Curiosity Mars mission The landing of a "one ton automobile-sized piece of America" also known as the Curiosity rover on Mars today could clear the way for Man's arrival within the next 20 years.
NASA's Administrator Charles Bolden said that the Curiosity mission, the sixth successful shot at the Red Planet by his organisation, could lead to human exploration of the dust world in the 2030s, and demonstrated that the US was setting the standard in space exploration.
"Tonight there are at least four countries who are on Mars, and they're on Mars because of the United States," he said. "Our leadership is going to take this forward."
The US president's science advisor, John Holdren, was in a similarly patriotic mood, and added that the landing would stand as a point of American pride far into the future. The mission, which is part of the continuing exploration of the Solar System by the US, has sent the most advanced robotic lander ever to another planet and demonstrated the country's commitment to and leadership in science, he said.
"If anybody has been harbouring doubts about the status of US leadership in space, well there's a one ton automobile-sized piece of America to say otherwise," he said, to whoops from the crowd which left this El Reg hack wondering if we were going to get a chorus of Team America.
With regard to the nuclear rover itself, the landing was described as a lot smoother than NASA had expected. The landing site looks flat and easy to navigate and the rover is very close to Mount Sharp, which technically is called Aeolis Mons but was renamed by the team in honour of the American geologist Robert Sharp.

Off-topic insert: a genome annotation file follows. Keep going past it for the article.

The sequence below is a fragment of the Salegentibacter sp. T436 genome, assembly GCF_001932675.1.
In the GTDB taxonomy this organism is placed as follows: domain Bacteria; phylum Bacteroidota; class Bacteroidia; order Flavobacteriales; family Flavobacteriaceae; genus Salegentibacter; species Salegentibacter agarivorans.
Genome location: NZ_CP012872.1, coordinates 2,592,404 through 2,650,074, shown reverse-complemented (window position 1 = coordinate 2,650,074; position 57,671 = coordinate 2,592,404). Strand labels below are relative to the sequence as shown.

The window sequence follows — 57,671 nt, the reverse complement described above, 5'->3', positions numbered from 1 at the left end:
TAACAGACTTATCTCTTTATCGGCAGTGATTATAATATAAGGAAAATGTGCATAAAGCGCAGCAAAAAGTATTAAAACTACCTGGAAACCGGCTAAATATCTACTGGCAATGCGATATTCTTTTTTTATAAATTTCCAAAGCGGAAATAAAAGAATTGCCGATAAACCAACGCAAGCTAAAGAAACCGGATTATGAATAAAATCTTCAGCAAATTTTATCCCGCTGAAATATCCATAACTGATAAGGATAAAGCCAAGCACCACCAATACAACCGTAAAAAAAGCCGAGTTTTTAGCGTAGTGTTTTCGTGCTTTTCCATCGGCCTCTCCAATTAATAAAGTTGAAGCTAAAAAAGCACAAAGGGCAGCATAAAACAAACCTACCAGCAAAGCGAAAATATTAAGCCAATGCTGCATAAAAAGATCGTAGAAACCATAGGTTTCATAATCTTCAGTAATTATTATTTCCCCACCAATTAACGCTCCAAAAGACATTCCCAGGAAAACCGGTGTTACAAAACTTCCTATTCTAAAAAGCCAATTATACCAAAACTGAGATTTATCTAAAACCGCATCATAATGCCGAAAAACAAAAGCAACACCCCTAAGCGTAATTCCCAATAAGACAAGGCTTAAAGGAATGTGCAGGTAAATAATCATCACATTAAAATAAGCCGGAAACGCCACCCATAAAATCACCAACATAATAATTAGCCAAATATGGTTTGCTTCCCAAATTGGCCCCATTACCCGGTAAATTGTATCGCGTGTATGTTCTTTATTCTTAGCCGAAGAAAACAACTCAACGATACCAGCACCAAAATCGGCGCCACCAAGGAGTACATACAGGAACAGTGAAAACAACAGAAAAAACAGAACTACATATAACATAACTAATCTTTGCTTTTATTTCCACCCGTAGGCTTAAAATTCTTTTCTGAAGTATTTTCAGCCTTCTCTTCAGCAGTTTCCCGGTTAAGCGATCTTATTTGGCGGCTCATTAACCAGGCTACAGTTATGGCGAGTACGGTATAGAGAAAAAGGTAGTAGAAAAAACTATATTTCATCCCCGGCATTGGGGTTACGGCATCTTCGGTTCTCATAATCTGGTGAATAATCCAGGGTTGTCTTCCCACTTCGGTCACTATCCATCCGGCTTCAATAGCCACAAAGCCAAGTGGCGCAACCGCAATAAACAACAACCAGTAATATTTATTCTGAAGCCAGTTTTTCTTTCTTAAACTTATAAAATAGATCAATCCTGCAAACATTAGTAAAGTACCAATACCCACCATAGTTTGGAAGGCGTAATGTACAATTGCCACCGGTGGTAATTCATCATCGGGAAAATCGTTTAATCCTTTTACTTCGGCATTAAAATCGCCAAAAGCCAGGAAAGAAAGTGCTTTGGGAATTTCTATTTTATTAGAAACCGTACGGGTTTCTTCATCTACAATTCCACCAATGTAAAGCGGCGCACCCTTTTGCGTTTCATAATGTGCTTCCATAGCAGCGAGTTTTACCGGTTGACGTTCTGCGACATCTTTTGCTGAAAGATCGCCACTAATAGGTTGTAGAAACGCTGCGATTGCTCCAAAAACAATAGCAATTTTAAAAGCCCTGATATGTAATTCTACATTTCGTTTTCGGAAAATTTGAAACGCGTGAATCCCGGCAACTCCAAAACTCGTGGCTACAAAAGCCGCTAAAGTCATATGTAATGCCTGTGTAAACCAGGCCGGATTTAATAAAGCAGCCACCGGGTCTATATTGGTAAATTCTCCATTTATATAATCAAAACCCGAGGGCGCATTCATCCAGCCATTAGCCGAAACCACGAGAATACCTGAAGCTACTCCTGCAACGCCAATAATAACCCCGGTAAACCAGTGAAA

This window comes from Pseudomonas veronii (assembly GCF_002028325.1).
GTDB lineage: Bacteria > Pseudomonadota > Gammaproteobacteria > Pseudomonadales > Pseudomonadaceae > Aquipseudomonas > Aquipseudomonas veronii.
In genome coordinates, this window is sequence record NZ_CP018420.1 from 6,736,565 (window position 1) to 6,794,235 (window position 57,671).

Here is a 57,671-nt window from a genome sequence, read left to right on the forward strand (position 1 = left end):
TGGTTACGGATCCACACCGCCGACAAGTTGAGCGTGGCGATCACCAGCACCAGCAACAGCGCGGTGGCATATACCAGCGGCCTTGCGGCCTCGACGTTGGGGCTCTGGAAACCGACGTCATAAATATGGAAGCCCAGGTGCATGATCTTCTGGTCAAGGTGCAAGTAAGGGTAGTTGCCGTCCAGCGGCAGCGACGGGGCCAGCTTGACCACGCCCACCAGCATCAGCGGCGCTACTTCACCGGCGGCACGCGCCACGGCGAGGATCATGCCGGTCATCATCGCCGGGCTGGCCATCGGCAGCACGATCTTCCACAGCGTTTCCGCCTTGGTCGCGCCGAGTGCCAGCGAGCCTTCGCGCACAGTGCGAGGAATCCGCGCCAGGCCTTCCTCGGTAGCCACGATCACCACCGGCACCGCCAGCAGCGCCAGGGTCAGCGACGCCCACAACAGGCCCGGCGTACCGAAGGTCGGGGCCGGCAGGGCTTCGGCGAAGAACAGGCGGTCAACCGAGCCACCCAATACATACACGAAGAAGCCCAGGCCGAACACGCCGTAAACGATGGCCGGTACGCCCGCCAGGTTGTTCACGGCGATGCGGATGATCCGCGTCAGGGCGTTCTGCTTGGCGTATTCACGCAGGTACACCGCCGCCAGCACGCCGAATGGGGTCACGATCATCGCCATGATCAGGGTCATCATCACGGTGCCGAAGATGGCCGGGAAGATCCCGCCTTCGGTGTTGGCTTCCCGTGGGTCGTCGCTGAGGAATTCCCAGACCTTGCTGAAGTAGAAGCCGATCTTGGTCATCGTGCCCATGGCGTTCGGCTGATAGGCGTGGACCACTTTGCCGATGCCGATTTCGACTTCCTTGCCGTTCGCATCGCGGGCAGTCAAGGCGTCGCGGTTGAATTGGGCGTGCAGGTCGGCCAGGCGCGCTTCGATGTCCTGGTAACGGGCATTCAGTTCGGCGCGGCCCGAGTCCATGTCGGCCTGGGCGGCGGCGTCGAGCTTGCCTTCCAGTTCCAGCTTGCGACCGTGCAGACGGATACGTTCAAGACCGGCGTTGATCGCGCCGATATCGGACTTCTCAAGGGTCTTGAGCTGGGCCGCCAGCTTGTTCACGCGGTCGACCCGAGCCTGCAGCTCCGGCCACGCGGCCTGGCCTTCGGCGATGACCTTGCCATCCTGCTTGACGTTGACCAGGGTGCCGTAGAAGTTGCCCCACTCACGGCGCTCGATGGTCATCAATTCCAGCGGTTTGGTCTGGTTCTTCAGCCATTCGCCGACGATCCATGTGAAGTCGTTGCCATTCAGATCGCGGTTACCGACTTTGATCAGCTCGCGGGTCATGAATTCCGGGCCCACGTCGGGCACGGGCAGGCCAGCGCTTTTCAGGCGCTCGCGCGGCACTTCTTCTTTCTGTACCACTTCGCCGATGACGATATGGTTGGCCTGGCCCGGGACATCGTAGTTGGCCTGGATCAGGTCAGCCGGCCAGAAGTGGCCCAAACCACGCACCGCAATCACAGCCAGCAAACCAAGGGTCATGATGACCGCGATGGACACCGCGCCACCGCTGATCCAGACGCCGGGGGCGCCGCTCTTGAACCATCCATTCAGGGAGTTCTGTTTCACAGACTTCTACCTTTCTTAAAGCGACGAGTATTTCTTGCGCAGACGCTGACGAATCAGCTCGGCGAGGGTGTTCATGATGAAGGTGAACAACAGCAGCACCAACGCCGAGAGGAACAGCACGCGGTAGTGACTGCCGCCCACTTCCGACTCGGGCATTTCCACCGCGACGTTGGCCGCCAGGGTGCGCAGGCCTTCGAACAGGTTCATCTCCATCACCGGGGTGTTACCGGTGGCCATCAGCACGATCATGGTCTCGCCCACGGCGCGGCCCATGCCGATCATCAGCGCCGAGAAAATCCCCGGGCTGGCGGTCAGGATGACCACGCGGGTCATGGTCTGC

The Sky Crane craft that dropped Curiosity onto the Martian surface worked as planned and had plenty of fuel in hand. NASA gave it 400kg of rocket fuel to manoeuvre within the atmosphere and it was left with over 140kg spare. After lowering the rover the Sky Crane then boosted itself away from the probe and crashed at a safe distance.
Curiosity team celebrates, but still using Windows XP
Over the next few weeks the team will run through a complete system check, testing each of the ten scientific instruments Curiosity carries and its propulsion and manoeuvring systems to see if the 11G the probe went through on its descent caused any damage. It will then go for a short trip, after which all the systems will be checked again.
Project manager Peter Theisinger said that NASA will take things slow at first, but that the testing of the equipment will bring new scientific data from the start. Since the rover doesn’t need refueling, and the parts are all designed to last three times their primary mission's lifespan, Curiosity could be rolling for years to come.
"We've got a long mission ahead of us and because of that, and the capabilities of the rover we have the possibility for monumental scientific accomplishments," he said. "We're in no hurry, we have a priceless national asset and we're not going to screw it up." ®